In his report on the Responsibility to Protect, the Secretary General rightly concludes that, while States have the primary responsibility to protect their populations, more needs to be done at the international level. We must make greater efforts to reduce the risk of atrocity crimes and respond promptly to evidence of their imminent commission. There is also a need to take further action in support of regional initiatives to prevent and respond to atrocity crimes, including by strengthening partnerships with regional and sub-regional organizations as well as civil society organizations. In this regard, drawing on the example of EU-AU-UN triangular cooperation and recognising the importance of the “principle of non-indifference”, we call upon regional and international organizations to share their best practices in support of the prevention agenda.
International and regional organisations have a unique role to play in preventing and responding to mass atrocities. As highlighted in the SG's report, on 13 and 14 May 2019, the EU co-hosted, together with the Global Centre for the Responsibility to Protect, the 9th Annual Meeting of the Global Network of Responsibility to Protect Focal Points. This year's meeting had an explicit focus on the specific role that regional organisations can play in the promotion and implementation of the Responsibility to Protect. It brought together a cross-regional group of senior government officials from more than 45 countries, as well as representatives of the United Nations, the Organization of American States, the African Union, the Organization for Security and Co-operation in Europe and the Council of Europe. They exchanged experiences on how they had responded to early warnings in specific situations, and examined linkages between the Women, Peace and Security agenda and the implementation of the Responsibility to Protect. R2P Focal Points identified options and recommendations for concrete implementation over the coming year, which are enumerated in the final co-hosts' conclusions on promoting and operationalizing the Responsibility to Protect.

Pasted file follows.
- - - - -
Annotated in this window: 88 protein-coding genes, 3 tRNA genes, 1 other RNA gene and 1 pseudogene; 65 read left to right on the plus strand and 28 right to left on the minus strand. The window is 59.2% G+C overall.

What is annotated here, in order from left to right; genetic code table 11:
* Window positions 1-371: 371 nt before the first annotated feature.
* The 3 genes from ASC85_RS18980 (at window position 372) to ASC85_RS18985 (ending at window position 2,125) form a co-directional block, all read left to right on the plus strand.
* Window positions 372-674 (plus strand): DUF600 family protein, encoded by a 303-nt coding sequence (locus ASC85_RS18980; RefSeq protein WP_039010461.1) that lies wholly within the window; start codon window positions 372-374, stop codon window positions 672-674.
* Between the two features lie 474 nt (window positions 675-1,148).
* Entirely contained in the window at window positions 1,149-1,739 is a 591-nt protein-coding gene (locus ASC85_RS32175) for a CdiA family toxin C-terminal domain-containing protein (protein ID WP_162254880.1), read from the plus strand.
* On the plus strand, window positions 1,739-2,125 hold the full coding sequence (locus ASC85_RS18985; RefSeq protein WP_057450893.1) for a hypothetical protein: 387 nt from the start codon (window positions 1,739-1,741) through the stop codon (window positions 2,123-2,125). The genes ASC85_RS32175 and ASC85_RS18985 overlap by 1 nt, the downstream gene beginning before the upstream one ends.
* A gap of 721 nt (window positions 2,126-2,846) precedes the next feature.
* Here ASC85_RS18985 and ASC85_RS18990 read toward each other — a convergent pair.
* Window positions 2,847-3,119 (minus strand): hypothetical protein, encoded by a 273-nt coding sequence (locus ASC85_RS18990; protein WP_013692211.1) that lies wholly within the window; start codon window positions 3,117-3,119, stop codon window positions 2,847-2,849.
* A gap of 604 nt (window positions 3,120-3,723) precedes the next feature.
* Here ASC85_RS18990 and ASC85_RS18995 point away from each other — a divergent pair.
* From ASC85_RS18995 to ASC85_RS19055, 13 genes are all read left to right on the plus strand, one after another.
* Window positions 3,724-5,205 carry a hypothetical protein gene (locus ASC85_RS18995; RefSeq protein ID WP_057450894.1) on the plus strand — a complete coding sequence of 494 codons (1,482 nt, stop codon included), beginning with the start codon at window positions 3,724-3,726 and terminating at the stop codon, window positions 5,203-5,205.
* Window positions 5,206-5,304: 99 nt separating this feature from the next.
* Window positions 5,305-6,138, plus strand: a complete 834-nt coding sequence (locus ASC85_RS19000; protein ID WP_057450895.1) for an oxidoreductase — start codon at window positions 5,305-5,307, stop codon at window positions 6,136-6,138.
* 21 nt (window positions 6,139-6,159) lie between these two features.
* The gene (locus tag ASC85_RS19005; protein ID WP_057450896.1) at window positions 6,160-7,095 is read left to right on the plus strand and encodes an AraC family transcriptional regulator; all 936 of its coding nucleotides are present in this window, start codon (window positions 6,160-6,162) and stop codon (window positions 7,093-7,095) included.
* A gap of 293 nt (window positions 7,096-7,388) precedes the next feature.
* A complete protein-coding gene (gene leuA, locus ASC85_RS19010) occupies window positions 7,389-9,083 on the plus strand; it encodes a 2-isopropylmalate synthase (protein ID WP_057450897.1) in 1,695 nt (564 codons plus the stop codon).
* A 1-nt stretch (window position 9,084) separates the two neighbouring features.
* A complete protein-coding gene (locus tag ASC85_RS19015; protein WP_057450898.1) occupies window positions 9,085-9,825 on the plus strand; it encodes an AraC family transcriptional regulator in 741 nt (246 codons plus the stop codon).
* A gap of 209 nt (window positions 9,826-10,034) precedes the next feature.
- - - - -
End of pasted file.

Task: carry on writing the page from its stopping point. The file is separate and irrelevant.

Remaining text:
As the first regional organisation to formally appoint an R2P Focal Point, the European Union warmly welcomes the recent appointment of an R2P Focal Point for the Organization of American States. We strongly encourage other regional organisations, as well as Member States, to do the same.